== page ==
52 Weekend Activities for the Toronto Adventurer

Description

205 pages
Contains Photos
$12.95
ISBN 0-921396-26-0
DDC 917.13'541044

Publisher

Year

1990

Contributor

Illustrations by Maps by Morley Chalmers
Reviewed by Marina Masiero

Marina Masiero is a Toronto-based free-lance writer.

Review

This well-written book entices you to try several, if not all, of the
adventures described. Lebrecht passionately and humorously describes her
experiences in the second person, to make the reader feel involved in
the activity. There is something for everyone, whether rich or poor,
meek or bold. And most suggestions are within a two-hour drive of
Toronto.

The adventures are organized seasonally. Several useful appendices
cross-reference them into categories such as “Rating:
Mellow/Neat/Wild,” “Free/Under $50,” “Within Toronto,” or “
. . . Air/ . . . Water/ . . . Animals.” Activities run the gamut from
common (mountain biking, skiing, picnicking) to a little different
(winter camping, ultralight flying, houseboating) to completely offbeat
(suitcase parties, llama trekking, nudist resorts).

In her informative write-ups of each activity, Lebrecht uses emotional
and physical descriptions, anecdotes, and interesting trivia to pique
our interest. She shares her pleasures and disasters freely, putting us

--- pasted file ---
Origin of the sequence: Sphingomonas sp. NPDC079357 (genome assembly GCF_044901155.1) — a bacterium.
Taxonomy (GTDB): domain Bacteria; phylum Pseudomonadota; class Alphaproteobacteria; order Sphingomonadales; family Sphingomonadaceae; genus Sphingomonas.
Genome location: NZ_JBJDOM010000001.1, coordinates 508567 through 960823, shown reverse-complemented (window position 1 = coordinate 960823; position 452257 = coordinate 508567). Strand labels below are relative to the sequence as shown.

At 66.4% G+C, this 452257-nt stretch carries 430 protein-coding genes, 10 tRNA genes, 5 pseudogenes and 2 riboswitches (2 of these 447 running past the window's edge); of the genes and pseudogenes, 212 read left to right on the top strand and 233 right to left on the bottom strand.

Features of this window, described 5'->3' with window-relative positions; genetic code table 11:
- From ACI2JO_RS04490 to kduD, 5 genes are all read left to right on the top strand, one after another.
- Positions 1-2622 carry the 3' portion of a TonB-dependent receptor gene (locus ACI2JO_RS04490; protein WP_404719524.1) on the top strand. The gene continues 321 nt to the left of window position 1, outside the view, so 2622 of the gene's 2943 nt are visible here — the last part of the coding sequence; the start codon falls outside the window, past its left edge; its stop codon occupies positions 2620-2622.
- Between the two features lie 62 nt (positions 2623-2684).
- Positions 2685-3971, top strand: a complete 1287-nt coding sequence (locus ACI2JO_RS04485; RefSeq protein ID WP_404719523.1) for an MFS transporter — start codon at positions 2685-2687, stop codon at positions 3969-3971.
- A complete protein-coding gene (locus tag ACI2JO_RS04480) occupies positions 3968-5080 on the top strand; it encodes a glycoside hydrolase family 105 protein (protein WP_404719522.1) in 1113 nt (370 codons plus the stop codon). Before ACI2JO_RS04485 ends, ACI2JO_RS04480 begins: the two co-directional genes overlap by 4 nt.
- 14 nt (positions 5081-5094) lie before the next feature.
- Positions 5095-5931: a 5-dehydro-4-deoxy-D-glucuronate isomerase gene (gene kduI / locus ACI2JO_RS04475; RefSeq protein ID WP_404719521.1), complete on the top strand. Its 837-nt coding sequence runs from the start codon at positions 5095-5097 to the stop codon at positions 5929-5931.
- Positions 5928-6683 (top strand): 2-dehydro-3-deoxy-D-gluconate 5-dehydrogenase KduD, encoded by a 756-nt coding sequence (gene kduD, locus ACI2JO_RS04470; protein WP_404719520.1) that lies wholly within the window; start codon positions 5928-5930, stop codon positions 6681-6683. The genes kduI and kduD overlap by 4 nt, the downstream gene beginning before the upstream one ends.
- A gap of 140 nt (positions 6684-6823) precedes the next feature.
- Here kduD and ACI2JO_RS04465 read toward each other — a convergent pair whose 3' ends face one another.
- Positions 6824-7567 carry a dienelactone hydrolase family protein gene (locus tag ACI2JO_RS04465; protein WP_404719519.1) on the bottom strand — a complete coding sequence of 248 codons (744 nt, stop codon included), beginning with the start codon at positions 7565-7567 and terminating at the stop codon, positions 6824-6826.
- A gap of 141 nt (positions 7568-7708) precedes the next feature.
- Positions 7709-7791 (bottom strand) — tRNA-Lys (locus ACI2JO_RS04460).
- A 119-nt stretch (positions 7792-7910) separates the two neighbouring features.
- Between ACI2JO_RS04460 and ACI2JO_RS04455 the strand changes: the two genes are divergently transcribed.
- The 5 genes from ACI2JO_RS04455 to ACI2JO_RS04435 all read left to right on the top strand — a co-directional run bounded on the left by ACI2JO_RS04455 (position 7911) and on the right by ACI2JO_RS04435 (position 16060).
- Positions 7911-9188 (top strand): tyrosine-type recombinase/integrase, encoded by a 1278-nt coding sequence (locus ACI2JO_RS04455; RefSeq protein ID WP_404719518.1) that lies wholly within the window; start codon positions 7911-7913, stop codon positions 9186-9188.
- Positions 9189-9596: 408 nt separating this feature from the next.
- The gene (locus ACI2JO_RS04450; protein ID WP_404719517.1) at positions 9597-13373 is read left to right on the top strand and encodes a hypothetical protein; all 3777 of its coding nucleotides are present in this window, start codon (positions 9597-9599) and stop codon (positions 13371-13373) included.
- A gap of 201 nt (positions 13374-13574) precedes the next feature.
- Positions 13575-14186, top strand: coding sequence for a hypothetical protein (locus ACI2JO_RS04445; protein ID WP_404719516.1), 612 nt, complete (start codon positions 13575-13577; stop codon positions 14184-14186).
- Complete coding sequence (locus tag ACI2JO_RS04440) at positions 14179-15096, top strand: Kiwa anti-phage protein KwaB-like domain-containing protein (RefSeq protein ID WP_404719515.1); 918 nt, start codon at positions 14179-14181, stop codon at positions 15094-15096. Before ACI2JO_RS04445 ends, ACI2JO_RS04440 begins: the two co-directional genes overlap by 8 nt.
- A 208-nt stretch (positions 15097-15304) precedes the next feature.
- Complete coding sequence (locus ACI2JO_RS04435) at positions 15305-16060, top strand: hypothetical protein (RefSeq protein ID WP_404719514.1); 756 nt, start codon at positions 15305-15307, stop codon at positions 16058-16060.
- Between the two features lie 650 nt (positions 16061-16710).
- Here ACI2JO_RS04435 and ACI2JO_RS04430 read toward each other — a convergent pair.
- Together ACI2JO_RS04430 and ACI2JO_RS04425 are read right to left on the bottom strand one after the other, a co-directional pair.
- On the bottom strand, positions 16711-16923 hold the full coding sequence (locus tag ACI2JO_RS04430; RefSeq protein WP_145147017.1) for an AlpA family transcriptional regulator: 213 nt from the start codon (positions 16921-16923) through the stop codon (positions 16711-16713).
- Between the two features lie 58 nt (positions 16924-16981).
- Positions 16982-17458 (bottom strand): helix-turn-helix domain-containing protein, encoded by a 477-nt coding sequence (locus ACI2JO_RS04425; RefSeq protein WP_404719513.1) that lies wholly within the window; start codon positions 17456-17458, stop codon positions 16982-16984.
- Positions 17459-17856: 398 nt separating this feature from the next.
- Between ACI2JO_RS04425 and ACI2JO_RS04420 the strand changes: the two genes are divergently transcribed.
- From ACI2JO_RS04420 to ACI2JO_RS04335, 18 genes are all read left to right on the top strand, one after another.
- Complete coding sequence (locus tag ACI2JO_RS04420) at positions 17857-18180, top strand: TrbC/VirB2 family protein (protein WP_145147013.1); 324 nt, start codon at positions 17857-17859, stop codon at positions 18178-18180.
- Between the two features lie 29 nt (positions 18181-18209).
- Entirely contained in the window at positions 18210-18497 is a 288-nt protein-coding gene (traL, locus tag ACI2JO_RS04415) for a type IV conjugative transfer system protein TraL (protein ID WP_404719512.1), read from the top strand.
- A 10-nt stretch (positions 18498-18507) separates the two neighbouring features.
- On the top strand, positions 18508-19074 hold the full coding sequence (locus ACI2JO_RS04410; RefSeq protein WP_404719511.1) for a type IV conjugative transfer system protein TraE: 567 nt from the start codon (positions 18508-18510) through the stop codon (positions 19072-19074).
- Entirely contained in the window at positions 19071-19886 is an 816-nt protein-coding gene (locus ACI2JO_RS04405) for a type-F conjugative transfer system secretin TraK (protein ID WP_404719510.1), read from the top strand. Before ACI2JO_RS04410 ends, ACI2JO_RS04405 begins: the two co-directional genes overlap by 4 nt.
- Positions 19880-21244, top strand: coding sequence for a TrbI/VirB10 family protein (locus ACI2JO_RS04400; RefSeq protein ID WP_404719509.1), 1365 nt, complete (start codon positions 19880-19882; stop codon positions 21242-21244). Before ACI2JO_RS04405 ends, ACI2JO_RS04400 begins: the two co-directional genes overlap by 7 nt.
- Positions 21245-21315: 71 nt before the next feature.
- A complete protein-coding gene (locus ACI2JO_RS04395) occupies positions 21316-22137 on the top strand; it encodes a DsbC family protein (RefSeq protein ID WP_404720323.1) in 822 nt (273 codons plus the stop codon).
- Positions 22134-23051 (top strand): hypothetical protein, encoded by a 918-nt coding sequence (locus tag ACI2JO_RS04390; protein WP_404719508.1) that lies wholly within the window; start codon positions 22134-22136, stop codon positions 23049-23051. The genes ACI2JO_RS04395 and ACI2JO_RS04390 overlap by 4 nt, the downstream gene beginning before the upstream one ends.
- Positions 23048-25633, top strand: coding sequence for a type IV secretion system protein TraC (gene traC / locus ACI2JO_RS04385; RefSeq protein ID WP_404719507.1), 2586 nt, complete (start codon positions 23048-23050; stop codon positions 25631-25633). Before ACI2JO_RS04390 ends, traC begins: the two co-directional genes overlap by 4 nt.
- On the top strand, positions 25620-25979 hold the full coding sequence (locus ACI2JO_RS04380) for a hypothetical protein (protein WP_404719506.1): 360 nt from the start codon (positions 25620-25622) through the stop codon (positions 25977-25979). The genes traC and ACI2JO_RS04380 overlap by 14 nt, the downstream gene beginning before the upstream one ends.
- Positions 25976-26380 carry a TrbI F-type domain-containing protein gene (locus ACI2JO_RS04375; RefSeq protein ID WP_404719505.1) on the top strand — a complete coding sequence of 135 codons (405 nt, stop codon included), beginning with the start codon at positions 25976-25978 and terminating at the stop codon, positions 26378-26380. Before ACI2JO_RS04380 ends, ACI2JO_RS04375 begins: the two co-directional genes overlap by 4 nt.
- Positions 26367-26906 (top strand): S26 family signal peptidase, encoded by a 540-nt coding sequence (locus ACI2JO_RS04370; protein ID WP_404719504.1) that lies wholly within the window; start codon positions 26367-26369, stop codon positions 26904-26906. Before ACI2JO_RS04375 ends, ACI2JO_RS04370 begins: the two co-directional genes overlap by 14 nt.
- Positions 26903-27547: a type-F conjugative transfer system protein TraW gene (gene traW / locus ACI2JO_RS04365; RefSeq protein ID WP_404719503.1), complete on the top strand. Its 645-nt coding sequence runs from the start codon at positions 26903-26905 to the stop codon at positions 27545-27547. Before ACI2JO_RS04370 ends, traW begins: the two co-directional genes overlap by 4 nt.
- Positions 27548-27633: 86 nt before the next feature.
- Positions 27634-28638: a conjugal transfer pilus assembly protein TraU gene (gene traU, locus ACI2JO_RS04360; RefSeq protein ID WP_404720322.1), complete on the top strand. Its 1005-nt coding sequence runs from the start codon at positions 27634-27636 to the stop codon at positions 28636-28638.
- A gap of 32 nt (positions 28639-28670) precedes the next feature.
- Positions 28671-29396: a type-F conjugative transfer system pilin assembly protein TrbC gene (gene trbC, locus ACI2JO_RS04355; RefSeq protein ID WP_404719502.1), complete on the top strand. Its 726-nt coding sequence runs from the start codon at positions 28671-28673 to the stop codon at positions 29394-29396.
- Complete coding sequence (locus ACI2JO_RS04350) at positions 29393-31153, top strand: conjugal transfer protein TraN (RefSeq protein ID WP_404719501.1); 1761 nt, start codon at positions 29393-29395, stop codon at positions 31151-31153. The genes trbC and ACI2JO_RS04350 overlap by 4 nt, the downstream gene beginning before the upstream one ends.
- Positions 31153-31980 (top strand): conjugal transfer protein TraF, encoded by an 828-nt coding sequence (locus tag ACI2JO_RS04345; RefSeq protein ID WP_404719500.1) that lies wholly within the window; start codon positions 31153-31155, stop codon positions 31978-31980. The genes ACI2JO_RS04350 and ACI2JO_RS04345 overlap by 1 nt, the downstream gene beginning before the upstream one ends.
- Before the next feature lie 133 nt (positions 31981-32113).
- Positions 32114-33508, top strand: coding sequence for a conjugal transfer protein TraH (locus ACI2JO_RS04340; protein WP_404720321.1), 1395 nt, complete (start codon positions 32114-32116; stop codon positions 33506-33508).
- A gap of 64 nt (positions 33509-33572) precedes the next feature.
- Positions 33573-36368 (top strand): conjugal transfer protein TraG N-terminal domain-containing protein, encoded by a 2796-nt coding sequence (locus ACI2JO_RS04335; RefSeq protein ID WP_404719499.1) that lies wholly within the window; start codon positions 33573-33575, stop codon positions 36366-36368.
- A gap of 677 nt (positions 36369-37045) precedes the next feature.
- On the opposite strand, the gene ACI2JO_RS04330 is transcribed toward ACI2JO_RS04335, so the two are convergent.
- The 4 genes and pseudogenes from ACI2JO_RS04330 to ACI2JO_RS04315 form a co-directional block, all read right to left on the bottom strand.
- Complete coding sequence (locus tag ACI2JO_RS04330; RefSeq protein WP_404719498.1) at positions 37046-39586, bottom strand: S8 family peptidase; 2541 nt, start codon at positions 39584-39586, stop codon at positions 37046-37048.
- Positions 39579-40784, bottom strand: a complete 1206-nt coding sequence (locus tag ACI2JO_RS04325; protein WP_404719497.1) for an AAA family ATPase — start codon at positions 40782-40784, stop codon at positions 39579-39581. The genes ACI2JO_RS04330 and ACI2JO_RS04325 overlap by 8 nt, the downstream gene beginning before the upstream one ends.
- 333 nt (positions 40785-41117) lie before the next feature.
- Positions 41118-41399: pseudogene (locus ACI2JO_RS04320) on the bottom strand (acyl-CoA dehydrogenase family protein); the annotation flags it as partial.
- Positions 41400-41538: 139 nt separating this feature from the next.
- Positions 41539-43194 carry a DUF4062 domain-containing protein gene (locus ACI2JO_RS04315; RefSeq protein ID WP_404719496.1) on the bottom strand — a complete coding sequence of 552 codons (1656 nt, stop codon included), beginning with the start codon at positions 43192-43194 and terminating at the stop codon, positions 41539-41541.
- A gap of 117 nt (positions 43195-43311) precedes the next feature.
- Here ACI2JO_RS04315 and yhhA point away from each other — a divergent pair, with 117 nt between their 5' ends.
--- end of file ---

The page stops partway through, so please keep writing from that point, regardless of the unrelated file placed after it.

at ease knowing that the worst that can happen is often hilarious in
retrospect. She stresses the exhilaration that comes from doing
something you truly love, or from trying something you fear.

Lebrecht covers all stages of activities, including preparation,
possible outcomes, and “aprиs” activities. Information boxes follow
each write-up, summarizing contacts, prices, directions, lead time,
equipment, and so on. Lebrecht skillfully and enthusiastically makes
every activity mild or wild, sound appealing. She provides comforting
information for beginners and extra info for those who may want to
pursue an activity more seriously.

My only criticism is that the book should be expanded to include more
activities, as well as special places and events (such as murder
mysteries, annual fairs, and farms). Almost all the suggestions are
physical sports. Still, even within the category of sports, why limit
the number of activities to 52 if that means excluding other
possibilities (such as golf, toboganning, and swimming)?

Nit-picking aside, this book is a fabulous guide that everybody,
whether active or need-a-kick lazy, should have nearby. It can salvage a
potentially boring day or help plan an extra-special weekend.

Citation

Lebrecht, Sue., “52 Weekend Activities for the Toronto Adventurer,” Canadian Book Review Annual Online, accessed May 19, 2024, https://cbra.library.utoronto.ca/items/show/10836.